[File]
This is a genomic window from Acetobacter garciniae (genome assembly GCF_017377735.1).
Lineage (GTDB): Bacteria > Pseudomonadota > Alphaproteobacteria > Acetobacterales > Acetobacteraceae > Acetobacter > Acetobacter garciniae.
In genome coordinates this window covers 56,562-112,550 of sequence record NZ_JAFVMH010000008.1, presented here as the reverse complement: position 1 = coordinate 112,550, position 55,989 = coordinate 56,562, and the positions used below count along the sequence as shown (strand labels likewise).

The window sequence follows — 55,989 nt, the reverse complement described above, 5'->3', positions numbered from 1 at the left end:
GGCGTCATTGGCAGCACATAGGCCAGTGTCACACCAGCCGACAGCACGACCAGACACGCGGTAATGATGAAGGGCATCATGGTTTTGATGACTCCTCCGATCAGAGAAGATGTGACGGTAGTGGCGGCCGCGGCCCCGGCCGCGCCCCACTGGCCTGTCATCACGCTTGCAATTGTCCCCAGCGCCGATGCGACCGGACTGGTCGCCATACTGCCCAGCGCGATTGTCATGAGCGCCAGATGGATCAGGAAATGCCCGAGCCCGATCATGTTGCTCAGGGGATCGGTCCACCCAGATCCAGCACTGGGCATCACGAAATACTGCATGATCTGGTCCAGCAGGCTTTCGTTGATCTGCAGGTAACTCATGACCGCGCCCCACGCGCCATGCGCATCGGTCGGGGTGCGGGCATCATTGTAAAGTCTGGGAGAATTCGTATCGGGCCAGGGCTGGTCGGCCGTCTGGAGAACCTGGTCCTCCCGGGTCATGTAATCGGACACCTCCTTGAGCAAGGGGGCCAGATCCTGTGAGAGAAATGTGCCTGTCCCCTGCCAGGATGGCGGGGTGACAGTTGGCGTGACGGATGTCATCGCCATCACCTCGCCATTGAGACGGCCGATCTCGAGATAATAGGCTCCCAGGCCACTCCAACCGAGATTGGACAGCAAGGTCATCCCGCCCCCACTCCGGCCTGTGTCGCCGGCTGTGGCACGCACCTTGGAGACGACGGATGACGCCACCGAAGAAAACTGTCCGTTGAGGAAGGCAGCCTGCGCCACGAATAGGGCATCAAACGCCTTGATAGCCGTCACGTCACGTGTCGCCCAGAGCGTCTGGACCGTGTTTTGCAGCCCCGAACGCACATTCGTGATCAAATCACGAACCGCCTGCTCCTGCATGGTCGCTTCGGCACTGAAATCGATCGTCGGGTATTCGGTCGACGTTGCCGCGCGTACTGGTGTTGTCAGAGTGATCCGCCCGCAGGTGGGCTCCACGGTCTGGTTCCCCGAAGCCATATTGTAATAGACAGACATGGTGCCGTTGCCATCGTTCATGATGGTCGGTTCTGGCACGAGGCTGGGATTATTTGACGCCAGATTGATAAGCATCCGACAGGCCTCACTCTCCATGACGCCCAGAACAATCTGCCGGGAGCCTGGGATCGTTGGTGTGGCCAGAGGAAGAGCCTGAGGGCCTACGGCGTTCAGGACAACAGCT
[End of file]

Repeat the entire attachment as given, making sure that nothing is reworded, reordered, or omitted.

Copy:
This is a genomic window from Acetobacter garciniae (genome assembly GCF_017377735.1).
Lineage (GTDB): Bacteria > Pseudomonadota > Alphaproteobacteria > Acetobacterales > Acetobacteraceae > Acetobacter > Acetobacter garciniae.
In genome coordinates this window covers 56,562-112,550 of sequence record NZ_JAFVMH010000008.1, presented here as the reverse complement: position 1 = coordinate 112,550, position 55,989 = coordinate 56,562, and the positions used below count along the sequence as shown (strand labels likewise).

The window sequence follows — 55,989 nt, the reverse complement described above, 5'->3', positions numbered from 1 at the left end:
GGCGTCATTGGCAGCACATAGGCCAGTGTCACACCAGCCGACAGCACGACCAGACACGCGGTAATGATGAAGGGCATCATGGTTTTGATGACTCCTCCGATCAGAGAAGATGTGACGGTAGTGGCGGCCGCGGCCCCGGCCGCGCCCCACTGGCCTGTCATCACGCTTGCAATTGTCCCCAGCGCCGATGCGACCGGACTGGTCGCCATACTGCCCAGCGCGATTGTCATGAGCGCCAGATGGATCAGGAAATGCCCGAGCCCGATCATGTTGCTCAGGGGATCGGTCCACCCAGATCCAGCACTGGGCATCACGAAATACTGCATGATCTGGTCCAGCAGGCTTTCGTTGATCTGCAGGTAACTCATGACCGCGCCCCACGCGCCATGCGCATCGGTCGGGGTGCGGGCATCATTGTAAAGTCTGGGAGAATTCGTATCGGGCCAGGGCTGGTCGGCCGTCTGGAGAACCTGGTCCTCCCGGGTCATGTAATCGGACACCTCCTTGAGCAAGGGGGCCAGATCCTGTGAGAGAAATGTGCCTGTCCCCTGCCAGGATGGCGGGGTGACAGTTGGCGTGACGGATGTCATCGCCATCACCTCGCCATTGAGACGGCCGATCTCGAGATAATAGGCTCCCAGGCCACTCCAACCGAGATTGGACAGCAAGGTCATCCCGCCCCCACTCCGGCCTGTGTCGCCGGCTGTGGCACGCACCTTGGAGACGACGGATGACGCCACCGAAGAAAACTGTCCGTTGAGGAAGGCAGCCTGCGCCACGAATAGGGCATCAAACGCCTTGATAGCCGTCACGTCACGTGTCGCCCAGAGCGTCTGGACCGTGTTTTGCAGCCCCGAACGCACATTCGTGATCAAATCACGAACCGCCTGCTCCTGCATGGTCGCTTCGGCACTGAAATCGATCGTCGGGTATTCGGTCGACGTTGCCGCGCGTACTGGTGTTGTCAGAGTGATCCGCCCGCAGGTGGGCTCCACGGTCTGGTTCCCCGAAGCCATATTGTAATAGACAGACATGGTGCCGTTGCCATCGTTCATGATGGTCGGTTCTGGCACGAGGCTGGGATTATTTGACGCCAGATTGATAAGCATCCGACAGGCCTCACTCTCCATGACGCCCAGAACAATCTGCCGGGAGCCTGGGATCGTTGGTGTGGCCAGAGGAAGAGCCTGAGGGCCTACGGCGTTCAGGACAACAGCT